The start of Alice in Chains’ career-defining Dirt comes like a swift punch to the gut. “Them Bones” wastes absolutely no time getting off the ground: Layne Staley’s yelping mixed with Jerry Cantrell’s meaty metal riffs cued the start of something great—something unlike anything released by their grunge counterparts. The band had achieved success with their recent hit “Man in the Box,” but it wasn’t until Dirt that they found what they were truly made of. And “Them Bones” set the perfect tone for what would endure to be one of the era’s most important albums. —Michael Danaher

15. Meat Puppets – “Backwater”
Before Kurt Cobain incorporated the Meat Puppets into Nirvana’s famed Unplugged set, the Meat Puppets weren’t a household name. And while much of the band’s music doesn’t necessarily fit into the grand scheme of grunge, their song “Backwater” absolutely does. Fashioned out of sweltering guitar work and a hook-heavy melody, the song illustrates why people like Cobain were taking notice. —Michael Danaher

14. Nirvana – “Lithium”
Though Nirvana’s inclusion on a list such as this may seem “overrated,” this is an instance where an appropriate level of attention was well deserved. What Nirvana gave to grunge was a perceptive voice, dressed and fit for the scene. They transcended expectation and typecasting, adding a melodious undertone to even the grungiest riffs, adding beauty to the dirt. “Lithium” was a prime example of that intentional dissonance. Musically, the song sonically shifts between softer verses and a fuzz-driven, aggressive chorus. Lyrically, it hits on all pegs of what any alternative scene faces: alienation from the mainstream. —Zohair Hussain

13. Pearl Jam – “Even Flow”
There are songs so indicative of a time and place that it’s impossible to ever separate them from it. “Even Flow” is one of those songs, immediately calling to mind a time when music was shifting from glammed-up hair metal to a new generation of unkempt, plaid-donning degenerates. And while Pearl Jam was figuring how to handle their exploding success, they already had the music figured out, crafting hits like “Even Flow,” which oozed with confidence and swagger, ultimately positioning the band as one of the grunge’s biggest presences. —Michael Danaher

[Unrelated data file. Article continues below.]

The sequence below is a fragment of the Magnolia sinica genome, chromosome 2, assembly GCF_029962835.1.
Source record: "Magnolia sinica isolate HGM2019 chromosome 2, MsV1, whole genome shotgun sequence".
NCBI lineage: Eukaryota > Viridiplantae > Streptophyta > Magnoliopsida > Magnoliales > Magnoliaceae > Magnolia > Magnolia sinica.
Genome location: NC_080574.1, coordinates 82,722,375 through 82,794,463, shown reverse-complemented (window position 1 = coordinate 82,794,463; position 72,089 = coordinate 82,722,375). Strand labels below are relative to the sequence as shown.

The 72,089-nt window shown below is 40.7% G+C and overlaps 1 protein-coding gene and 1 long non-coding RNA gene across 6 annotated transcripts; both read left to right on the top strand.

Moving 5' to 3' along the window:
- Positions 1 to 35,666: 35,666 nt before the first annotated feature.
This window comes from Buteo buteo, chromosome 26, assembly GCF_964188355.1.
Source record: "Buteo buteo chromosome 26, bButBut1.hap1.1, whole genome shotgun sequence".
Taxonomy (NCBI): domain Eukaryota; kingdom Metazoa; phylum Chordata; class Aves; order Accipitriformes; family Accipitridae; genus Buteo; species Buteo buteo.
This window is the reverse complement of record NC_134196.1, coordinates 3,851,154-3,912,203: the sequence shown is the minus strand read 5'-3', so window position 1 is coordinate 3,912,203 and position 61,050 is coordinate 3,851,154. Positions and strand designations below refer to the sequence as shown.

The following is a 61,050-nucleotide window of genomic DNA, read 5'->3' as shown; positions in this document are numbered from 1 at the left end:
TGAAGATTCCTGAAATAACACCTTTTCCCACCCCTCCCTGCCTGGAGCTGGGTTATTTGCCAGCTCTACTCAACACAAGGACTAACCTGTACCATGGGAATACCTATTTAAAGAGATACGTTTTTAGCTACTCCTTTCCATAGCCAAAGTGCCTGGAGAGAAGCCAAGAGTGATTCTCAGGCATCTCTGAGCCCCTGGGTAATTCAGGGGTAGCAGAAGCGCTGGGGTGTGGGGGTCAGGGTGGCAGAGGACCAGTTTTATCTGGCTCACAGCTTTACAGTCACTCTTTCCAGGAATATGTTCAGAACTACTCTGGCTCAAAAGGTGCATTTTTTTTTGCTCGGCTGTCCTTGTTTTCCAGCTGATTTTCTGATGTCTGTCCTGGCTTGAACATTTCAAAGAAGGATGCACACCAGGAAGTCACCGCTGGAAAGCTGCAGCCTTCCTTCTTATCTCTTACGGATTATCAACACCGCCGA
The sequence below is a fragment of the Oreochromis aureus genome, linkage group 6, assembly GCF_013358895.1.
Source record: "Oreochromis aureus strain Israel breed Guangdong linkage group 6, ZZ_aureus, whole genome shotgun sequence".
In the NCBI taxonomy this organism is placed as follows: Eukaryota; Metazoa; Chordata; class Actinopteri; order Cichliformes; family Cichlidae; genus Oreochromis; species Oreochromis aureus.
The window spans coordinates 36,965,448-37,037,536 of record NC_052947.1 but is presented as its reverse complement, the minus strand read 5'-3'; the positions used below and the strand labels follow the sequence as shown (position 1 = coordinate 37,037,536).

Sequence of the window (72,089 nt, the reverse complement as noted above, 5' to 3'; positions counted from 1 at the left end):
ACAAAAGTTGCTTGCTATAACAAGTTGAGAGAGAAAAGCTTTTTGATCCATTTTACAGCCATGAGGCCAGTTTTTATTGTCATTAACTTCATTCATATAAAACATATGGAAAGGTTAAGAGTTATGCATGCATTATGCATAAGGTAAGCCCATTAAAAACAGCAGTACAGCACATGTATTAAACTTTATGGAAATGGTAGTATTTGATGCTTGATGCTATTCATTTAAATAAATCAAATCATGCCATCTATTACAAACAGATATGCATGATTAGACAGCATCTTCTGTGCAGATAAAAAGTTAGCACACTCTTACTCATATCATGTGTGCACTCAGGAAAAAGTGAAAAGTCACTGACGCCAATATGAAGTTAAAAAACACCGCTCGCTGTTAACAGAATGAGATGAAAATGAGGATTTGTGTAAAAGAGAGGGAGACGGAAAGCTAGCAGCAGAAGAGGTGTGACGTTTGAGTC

12. Dinosaur Jr. – “Feel the Pain”
While other bands were becoming the faces of a generation, Dinosaur Jr. managed to stick to the outskirts of grunge, content to quietly craft solid, lo-fi rock albums that flew under the radar from radio and MTV. “Feel the Pain,” the opener to one of the band’s best albums, Without a Sound, sets the course for J. Macias’s immense songwriting talents. One of the movement’s best-kept secrets at the time, Dinosaur Jr. has since gotten the attention they deserved on the indie circuit, and its catalog endures today while many of grunge’s most popular acts have since become outdated. —Michael Danaher

11. Melvins – “Lizzy”
The Melvins didn’t always fit the grunge profile, as much of the band’s songs felt more metal than anything. But “Lizzy,” one of the championing tracks from the band’s 1992 Houdini, is certainly the most grunge-laden, and it’s is probably one of the main factors why singer Buzz Osbourne was lumped in with the likes of Cobain and Vedder. Its off-kilter verse and hulking, obtrusive chorus were a perfect addition to grunge’s ever-expanding catalog, as was the band’s big, bantering sound. —Michael Danaher

10. Veruca Salt – “Seether”
Veruca Salt was hardly the first female-fronted band to make a meaningful contribution to the scene, but they may have been the first ones to perfect it. Drenched in fuzzed-out guitars and pop-oriented arrangements, “Seether” is a chugging concoction of glorious grunge rock. The band might not have gained as much recognition on MTV as other bands like L7 or Hole, but Veruca Salt was possibly the best out of all of them, and “Seether” remains the band’s most infectious offering. —Michael Danaher

9. Temple of the Dog – “Hunger Strike”
Temple of the Dog was so much more than a “supergroup.” It was one of those rare occurrences that takes place at a certain point in time when a music scene is bubbling over with talent, collaboration and support. The result is one of the most melodic and beautiful soundscapes to come out of the grunge movement. Chris Cornell and Eddie Vedder on one track together is pure bliss. —Shawn Christ

8. Mudhoney – “Touch Me I’m Sick”
One of the best song titles to come from the era, “Touch Me I’m Sick” is Mudhoney’s crowning achievement. It has everything you’d want from a grunge song: tongue-in-cheek lyrics, scuzzy guitars, a vigorous and vulgar performance. “I’m full of rot / Gonna give you, girl, everything I got,” sings Mark Arm. The song works because it doesn’t take itself too seriously—something the more publicized bands of the ’90s would fall victim to. It was proof that Mudhoney had the heart and mentality of grunge down before anyone else. —Michael Danaher

7. Nirvana – “In Bloom”